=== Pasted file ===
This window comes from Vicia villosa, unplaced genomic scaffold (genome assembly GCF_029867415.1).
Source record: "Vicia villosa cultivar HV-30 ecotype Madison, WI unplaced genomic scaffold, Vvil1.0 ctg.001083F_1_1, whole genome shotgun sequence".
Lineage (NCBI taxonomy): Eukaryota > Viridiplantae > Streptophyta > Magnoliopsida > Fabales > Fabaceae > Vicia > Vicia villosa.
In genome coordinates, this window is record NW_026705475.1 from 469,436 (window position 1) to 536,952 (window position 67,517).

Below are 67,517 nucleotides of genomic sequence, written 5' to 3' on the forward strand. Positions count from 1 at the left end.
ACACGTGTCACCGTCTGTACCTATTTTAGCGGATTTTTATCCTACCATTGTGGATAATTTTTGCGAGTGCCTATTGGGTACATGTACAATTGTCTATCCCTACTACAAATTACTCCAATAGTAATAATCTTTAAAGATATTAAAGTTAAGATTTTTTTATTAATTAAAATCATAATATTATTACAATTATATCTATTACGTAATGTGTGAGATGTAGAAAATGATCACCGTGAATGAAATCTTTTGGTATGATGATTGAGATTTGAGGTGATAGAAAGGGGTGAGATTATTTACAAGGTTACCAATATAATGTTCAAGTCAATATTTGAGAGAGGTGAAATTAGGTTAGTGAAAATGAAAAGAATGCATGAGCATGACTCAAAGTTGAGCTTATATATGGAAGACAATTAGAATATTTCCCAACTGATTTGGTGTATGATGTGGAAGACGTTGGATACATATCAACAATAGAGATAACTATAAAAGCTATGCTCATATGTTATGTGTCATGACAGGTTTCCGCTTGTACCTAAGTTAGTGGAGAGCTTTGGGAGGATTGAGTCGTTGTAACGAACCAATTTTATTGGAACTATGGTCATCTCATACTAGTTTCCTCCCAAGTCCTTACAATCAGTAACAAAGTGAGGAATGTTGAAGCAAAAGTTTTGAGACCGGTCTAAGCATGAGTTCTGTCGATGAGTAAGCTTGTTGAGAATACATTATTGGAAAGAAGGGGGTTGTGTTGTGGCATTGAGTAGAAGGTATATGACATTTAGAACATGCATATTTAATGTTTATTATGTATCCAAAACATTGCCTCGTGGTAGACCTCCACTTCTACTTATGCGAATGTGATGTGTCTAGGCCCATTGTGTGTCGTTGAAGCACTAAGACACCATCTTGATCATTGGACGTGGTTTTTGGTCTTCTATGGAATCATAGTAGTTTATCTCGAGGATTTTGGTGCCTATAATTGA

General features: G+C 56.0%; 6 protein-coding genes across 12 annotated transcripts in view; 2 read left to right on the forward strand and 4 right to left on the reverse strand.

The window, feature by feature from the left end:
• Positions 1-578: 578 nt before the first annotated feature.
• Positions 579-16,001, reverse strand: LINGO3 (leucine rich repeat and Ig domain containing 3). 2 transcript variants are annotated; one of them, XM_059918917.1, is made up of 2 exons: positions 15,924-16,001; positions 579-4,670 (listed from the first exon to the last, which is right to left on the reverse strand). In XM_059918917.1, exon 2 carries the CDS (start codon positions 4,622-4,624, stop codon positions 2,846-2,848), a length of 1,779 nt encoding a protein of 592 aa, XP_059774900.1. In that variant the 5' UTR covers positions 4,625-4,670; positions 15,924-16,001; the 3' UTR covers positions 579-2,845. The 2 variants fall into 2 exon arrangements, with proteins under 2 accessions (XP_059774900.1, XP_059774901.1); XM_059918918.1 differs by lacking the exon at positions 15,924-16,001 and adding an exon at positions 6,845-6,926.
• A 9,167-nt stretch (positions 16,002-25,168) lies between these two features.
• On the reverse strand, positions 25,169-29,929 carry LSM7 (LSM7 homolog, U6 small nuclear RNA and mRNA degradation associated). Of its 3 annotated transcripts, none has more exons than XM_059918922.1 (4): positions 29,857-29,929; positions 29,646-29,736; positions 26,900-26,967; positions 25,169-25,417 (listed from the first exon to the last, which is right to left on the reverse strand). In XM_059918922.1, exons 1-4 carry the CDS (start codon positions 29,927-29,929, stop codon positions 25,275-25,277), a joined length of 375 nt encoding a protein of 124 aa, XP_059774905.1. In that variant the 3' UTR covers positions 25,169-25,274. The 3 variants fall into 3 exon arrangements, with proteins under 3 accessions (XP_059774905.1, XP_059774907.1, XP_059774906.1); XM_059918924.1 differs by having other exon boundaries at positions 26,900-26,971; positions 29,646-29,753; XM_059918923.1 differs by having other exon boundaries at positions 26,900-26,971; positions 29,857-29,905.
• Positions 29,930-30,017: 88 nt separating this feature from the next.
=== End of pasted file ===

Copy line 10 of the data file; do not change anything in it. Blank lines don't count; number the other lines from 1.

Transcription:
• Positions 579-16,001, reverse strand: LINGO3 (leucine rich repeat and Ig domain containing 3). 2 transcript variants are annotated; one of them, XM_059918917.1, is made up of 2 exons: positions 15,924-16,001; positions 579-4,670 (listed from the first exon to the last, which is right to left on the reverse strand). In XM_059918917.1, exon 2 carries the CDS (start codon positions 4,622-4,624, stop codon positions 2,846-2,848), a length of 1,779 nt encoding a protein of 592 aa, XP_059774900.1. In that variant the 5' UTR covers positions 4,625-4,670; positions 15,924-16,001; the 3' UTR covers positions 579-2,845. The 2 variants fall into 2 exon arrangements, with proteins under 2 accessions (XP_059774900.1, XP_059774901.1); XM_059918918.1 differs by lacking the exon at positions 15,924-16,001 and adding an exon at positions 6,845-6,926.